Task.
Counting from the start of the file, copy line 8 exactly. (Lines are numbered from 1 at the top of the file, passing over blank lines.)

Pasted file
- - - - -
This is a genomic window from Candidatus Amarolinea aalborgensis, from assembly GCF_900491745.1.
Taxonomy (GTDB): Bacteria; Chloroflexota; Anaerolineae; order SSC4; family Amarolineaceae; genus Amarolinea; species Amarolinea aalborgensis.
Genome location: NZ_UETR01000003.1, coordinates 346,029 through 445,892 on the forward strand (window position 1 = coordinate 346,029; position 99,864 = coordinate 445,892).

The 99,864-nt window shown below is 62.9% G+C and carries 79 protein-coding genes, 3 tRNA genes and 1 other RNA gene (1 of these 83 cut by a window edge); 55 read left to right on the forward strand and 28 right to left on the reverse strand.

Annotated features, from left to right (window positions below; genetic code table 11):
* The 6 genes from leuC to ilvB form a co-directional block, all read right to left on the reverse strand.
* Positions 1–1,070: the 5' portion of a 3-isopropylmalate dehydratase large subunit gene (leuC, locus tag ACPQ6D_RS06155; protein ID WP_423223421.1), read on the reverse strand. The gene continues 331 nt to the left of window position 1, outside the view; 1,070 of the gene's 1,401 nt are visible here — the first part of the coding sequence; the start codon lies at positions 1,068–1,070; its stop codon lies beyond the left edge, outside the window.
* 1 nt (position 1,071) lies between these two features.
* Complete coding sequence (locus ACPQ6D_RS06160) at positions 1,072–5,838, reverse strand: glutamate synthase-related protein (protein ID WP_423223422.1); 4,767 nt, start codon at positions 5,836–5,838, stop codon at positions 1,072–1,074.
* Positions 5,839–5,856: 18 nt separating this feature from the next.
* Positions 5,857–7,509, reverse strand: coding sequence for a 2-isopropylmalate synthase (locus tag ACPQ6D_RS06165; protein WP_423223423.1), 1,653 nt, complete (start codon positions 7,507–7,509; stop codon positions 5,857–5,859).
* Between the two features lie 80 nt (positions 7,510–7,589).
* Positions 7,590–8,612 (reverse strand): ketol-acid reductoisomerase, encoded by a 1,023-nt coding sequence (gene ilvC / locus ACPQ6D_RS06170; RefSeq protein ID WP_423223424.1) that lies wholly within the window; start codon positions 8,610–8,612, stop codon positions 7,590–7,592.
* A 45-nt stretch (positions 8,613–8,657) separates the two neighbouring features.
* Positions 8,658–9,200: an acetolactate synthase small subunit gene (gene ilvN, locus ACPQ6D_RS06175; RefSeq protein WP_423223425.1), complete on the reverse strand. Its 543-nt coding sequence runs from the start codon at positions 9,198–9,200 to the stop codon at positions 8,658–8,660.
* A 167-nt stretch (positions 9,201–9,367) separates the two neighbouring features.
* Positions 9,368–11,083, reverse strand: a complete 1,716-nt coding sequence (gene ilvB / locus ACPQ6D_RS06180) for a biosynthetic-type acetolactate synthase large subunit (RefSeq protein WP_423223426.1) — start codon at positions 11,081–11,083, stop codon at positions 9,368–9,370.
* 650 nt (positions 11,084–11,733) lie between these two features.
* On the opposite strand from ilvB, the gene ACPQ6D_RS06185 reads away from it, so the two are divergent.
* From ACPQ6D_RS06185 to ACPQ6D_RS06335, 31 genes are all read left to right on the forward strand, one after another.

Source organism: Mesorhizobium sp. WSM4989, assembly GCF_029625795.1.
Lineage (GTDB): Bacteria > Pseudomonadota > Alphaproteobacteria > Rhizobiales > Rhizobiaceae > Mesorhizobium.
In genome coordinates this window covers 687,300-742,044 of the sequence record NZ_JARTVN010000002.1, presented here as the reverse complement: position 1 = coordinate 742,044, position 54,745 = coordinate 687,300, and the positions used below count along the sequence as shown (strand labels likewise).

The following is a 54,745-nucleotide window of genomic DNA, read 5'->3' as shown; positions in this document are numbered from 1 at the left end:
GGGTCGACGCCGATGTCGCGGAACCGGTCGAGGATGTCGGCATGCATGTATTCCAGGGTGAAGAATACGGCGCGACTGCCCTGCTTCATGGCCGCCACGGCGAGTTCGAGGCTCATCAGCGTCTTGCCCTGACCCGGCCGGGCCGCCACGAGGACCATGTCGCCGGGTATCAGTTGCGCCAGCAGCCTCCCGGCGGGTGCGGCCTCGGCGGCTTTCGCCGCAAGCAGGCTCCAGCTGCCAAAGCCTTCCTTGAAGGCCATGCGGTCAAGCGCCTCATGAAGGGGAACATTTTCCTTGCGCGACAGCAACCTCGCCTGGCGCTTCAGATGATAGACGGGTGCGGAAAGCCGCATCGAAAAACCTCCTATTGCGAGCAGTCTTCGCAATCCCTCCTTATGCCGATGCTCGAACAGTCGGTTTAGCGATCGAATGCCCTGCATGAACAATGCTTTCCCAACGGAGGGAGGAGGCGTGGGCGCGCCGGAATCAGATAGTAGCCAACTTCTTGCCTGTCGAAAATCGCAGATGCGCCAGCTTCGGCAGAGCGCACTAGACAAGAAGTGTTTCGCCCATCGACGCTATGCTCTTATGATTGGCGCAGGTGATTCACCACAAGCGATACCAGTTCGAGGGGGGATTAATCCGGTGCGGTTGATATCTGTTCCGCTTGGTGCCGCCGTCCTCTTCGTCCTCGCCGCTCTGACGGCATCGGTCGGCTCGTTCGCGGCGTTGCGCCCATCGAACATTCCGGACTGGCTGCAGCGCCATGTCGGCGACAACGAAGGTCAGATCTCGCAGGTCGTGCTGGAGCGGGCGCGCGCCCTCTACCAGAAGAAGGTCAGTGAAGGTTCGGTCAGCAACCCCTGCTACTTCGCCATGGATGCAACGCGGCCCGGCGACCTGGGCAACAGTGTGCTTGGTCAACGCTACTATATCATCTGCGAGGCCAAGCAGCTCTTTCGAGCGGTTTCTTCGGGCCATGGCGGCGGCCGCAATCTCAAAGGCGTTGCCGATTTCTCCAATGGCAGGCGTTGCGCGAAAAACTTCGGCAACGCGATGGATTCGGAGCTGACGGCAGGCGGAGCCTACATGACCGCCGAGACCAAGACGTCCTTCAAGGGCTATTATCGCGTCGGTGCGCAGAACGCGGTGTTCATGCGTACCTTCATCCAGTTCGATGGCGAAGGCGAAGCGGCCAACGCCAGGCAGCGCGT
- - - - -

* 1 nt (position 1,071) lies between these two features.